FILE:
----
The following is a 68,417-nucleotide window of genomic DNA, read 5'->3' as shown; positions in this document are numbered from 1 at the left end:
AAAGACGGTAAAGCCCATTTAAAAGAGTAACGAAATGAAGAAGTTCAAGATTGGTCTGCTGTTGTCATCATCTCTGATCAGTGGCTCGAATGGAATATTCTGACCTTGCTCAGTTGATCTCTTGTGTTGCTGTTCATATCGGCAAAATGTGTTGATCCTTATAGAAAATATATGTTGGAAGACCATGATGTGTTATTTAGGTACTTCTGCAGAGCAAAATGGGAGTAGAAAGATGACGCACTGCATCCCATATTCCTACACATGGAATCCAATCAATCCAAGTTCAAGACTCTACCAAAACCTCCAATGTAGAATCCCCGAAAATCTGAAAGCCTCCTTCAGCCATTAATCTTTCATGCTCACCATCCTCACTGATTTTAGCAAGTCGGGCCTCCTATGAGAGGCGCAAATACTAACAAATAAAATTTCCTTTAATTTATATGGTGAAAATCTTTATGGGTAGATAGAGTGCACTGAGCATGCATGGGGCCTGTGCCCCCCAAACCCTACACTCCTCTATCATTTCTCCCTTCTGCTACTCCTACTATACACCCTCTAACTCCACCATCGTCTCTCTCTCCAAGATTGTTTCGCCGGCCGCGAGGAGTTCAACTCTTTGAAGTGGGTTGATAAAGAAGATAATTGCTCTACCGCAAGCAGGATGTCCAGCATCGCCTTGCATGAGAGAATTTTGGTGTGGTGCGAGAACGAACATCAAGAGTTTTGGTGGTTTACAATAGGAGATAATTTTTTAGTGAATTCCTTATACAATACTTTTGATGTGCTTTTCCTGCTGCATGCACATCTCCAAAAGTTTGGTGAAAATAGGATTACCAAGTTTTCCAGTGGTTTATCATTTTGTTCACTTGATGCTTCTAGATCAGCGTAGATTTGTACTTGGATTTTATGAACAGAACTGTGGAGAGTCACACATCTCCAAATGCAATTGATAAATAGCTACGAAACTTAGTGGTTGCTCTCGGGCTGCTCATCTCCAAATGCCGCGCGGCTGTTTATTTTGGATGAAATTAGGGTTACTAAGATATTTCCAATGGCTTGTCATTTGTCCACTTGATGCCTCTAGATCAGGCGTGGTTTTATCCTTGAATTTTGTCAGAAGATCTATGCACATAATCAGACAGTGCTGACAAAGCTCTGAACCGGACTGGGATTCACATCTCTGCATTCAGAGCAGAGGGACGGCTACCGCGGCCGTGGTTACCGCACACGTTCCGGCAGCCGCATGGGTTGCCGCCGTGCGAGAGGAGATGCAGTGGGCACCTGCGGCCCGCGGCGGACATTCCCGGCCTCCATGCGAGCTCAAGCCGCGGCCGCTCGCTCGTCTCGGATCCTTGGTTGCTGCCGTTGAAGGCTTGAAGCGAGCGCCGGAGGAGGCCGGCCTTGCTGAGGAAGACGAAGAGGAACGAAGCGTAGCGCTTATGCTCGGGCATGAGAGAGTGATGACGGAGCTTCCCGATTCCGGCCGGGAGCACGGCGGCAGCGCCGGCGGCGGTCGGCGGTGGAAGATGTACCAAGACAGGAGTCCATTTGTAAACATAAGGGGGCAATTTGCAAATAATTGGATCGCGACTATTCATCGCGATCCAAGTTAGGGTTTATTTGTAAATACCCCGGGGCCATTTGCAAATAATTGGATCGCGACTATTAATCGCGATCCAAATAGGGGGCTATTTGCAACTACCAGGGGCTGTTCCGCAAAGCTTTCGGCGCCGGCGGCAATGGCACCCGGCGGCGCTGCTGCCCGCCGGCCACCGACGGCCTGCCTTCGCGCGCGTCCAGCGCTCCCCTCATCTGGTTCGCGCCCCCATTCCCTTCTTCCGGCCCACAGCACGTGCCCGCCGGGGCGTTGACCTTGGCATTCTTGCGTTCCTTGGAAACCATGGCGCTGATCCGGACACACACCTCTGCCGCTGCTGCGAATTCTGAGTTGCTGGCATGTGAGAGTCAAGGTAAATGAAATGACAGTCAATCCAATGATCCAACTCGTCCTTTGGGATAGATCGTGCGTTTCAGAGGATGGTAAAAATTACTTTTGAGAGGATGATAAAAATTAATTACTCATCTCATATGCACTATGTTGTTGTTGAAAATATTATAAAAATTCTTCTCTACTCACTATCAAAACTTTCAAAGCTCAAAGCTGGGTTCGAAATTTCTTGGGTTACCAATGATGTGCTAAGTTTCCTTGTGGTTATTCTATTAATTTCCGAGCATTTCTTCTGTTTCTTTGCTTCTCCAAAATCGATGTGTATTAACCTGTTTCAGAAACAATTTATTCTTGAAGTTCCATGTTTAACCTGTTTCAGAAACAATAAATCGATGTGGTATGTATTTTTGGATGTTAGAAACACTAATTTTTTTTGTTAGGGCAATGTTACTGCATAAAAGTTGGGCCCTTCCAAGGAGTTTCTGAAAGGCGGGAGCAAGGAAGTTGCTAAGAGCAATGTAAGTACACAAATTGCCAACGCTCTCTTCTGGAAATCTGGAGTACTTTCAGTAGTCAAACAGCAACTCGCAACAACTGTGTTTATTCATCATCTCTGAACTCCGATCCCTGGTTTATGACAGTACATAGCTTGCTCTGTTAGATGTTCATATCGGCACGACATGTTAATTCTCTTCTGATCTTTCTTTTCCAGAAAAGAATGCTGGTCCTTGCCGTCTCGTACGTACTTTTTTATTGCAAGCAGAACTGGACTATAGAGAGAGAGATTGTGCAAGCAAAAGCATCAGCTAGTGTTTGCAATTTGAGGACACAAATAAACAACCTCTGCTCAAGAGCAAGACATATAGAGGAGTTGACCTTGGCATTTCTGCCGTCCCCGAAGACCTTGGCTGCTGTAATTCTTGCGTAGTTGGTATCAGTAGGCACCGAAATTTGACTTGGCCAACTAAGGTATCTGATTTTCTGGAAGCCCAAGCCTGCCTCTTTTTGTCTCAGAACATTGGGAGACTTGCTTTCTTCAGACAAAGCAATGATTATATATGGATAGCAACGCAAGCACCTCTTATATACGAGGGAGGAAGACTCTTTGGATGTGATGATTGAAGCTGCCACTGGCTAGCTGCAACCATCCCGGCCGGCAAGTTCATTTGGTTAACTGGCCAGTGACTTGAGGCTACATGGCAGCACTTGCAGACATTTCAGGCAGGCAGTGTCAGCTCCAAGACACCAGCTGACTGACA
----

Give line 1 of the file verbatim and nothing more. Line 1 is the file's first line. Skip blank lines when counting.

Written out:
The following is a 68,417-nucleotide window of genomic DNA, read 5'->3' as shown; positions in this document are numbered from 1 at the left end: